Damn this is confusing: butter might be better for the heart after all

by ParentCo. April 14, 2016

Butter might not be a health food, but researchers unearthed more evidence that replacing it with vegetable oils does not decrease risk of heart disease.

A research team led by scientists at the UNC School of Medicine and the National Institutes of Health has unearthed more evidence that casts doubt on the traditional "heart healthy" practice of replacing butter and other saturated fats with corn oil and other vegetable oils high in linoleic acid.

The findings, reported today in the British Medical Journal, suggest that using vegetable oils high in linoleic acid might be worse than using butter when it comes to preventing heart disease, though more research needs to be done on that front. This latest evidence comes from an analysis of previously unpublished data of a large controlled trial conducted in Minnesota nearly 50 years ago, as well as a broader analysis of published data from all similar trials of this dietary intervention.

READ: Nutritionists stick by advice to lower saturated fat intake from meat, dairy products

The analyses show that interventions using linoleic acid-rich oils failed to reduce heart disease and overall mortality even though the intervention reduced cholesterol levels. In the Minnesota study, participants who had greater reduction in serum cholesterol had higher rather than lower risk of death. "Altogether, this research leads us to conclude that incomplete publication of important data has contributed to the overestimation of benefits -- and the underestimation of potential risks -- of replacing saturated fat with vegetable oils rich in linoleic acid," said co-first author Daisy Zamora, PhD, a researcher in the Department of Psychiatry at the UNC School of Medicine. Along with corn oil, linoleic acid-rich oils include safflower oil, soybean oil, sunflower oil, and cottonseed oil. The belief that replacing saturated fats with vegetable oils improves heart health dates back to the 1960s, when studies began to show that this dietary switch lowered blood cholesterol levels. Since then, some studies, including epidemiological and animal studies, have suggested that this intervention also reduces heart attack risk and related mortality. In 2009, the American Heart Association reaffirmed its view that a diet low in saturated fat and moderately high (5-10 percent of daily calories) amounts of linoleic acid and other omega-6 unsaturated fatty acids probably benefits the heart.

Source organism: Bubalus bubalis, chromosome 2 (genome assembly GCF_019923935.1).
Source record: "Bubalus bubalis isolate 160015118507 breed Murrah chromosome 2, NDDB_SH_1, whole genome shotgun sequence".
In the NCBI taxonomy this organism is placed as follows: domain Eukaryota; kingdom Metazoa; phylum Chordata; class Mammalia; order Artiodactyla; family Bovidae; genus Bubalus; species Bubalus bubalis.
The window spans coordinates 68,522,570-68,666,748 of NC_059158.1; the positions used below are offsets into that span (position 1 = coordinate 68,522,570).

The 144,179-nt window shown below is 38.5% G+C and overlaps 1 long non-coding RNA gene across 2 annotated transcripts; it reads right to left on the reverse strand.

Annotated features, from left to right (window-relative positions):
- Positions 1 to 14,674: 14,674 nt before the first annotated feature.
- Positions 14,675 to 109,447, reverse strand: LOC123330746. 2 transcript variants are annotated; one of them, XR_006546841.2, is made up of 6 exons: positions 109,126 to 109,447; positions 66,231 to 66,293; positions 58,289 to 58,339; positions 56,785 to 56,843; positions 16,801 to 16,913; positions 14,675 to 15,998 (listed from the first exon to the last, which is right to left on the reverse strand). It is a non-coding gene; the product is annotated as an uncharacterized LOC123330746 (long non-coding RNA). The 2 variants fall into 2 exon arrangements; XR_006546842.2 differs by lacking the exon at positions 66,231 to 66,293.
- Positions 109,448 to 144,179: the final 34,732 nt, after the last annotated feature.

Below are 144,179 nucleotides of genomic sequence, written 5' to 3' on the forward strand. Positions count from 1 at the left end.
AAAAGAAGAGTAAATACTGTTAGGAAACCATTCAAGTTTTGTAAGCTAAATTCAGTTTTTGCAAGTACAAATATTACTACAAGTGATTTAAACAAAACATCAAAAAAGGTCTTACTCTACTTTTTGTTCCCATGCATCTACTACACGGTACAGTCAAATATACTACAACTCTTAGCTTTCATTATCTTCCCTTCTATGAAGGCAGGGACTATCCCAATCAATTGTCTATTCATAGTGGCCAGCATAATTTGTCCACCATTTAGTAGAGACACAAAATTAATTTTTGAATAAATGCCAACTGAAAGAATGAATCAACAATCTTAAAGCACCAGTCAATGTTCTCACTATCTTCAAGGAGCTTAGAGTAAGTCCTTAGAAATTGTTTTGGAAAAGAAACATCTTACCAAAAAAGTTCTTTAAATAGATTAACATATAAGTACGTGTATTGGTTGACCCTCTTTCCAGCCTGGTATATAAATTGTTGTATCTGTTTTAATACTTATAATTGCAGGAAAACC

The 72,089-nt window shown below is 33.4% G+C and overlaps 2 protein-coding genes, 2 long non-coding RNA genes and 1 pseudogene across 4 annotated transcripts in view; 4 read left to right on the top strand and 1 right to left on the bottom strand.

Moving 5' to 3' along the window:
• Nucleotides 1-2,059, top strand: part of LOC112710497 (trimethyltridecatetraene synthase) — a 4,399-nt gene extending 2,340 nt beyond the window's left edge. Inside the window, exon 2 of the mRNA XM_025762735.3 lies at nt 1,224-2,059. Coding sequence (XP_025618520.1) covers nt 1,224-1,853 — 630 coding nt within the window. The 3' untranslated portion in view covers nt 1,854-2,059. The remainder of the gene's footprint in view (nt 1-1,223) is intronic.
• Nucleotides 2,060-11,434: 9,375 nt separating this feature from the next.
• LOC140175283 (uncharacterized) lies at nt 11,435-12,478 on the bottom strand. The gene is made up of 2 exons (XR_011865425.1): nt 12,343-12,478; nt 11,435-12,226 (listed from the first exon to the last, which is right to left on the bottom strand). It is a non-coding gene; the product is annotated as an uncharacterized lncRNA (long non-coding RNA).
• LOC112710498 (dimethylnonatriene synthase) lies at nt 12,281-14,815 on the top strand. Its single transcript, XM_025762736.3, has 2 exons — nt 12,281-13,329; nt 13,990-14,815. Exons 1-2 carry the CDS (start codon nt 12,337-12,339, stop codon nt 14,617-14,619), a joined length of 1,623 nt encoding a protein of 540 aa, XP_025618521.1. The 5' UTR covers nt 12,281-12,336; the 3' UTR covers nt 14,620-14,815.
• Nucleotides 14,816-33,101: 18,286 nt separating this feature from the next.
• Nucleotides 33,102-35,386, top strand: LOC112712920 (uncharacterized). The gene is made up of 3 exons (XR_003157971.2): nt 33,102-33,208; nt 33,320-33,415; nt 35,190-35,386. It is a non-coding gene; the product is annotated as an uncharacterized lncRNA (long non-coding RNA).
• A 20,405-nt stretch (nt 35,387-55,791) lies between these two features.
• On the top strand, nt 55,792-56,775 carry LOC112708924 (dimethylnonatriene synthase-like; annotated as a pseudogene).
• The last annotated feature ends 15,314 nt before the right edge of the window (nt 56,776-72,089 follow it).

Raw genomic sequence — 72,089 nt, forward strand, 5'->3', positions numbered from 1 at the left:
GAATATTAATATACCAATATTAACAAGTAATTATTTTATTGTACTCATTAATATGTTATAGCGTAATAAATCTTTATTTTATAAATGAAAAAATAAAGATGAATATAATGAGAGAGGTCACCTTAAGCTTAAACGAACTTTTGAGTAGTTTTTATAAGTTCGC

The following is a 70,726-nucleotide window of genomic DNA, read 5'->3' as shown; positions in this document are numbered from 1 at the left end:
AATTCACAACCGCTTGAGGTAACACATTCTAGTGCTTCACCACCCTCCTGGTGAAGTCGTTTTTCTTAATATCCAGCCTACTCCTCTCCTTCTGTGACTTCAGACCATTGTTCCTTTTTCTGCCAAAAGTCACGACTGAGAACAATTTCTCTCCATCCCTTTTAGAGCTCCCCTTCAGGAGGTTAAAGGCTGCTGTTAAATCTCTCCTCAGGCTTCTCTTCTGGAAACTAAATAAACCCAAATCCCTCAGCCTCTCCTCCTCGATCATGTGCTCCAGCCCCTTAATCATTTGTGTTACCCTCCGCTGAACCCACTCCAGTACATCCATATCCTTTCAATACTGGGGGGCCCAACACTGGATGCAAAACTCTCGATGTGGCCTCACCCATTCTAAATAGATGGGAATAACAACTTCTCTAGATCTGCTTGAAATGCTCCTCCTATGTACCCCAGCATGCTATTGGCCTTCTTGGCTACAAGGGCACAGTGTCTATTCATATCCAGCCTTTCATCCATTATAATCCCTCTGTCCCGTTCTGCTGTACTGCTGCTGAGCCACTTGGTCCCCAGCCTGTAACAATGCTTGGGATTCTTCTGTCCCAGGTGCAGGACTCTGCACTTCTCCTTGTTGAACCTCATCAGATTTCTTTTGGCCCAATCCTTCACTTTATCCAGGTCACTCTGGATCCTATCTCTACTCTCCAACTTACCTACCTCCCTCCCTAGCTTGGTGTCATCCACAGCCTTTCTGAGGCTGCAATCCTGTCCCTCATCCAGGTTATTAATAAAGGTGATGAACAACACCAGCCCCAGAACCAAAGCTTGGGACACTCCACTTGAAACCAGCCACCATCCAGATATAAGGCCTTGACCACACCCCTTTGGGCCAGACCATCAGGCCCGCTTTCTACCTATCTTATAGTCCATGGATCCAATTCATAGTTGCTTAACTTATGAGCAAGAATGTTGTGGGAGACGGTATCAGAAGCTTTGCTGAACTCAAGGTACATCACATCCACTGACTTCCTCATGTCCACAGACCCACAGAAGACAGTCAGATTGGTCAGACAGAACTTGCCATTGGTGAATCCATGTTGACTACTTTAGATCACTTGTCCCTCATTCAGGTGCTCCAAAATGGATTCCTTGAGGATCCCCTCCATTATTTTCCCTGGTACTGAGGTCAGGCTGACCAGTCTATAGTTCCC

Source: Replacing butter with vegetable oils does not cut heart disease risk: Butter might not be a health food, but researchers unearthed more evidence that replacing it with vegetable oils does not decrease risk of heart disease -- ScienceDaily




ParentCo.

Author



Also in Conversations

a kid in emotional by covering face
How to Boost Your Child's Emotional Intelligence

by ParentCo.

Parents can use a simple and effective approach to raise an emotionally intelligent child and to improve their own EQ, too.

Continue Reading

two boys sitting by a tree
Why Time Outdoors Can Increase Kids' Ability to Focus

by ParentCo.

Researchers recently conducted a study exploring how green spaces surrounding children’s homes impact their cognitive development.

Continue Reading

girl and boy smiling
The Far Reaching Effects of Positive Emotions

by ParentCo.

We now know that feeling good is good for us, but how can we help our kids feel good? Here are a few suggestions based on positive psychology research.

Continue Reading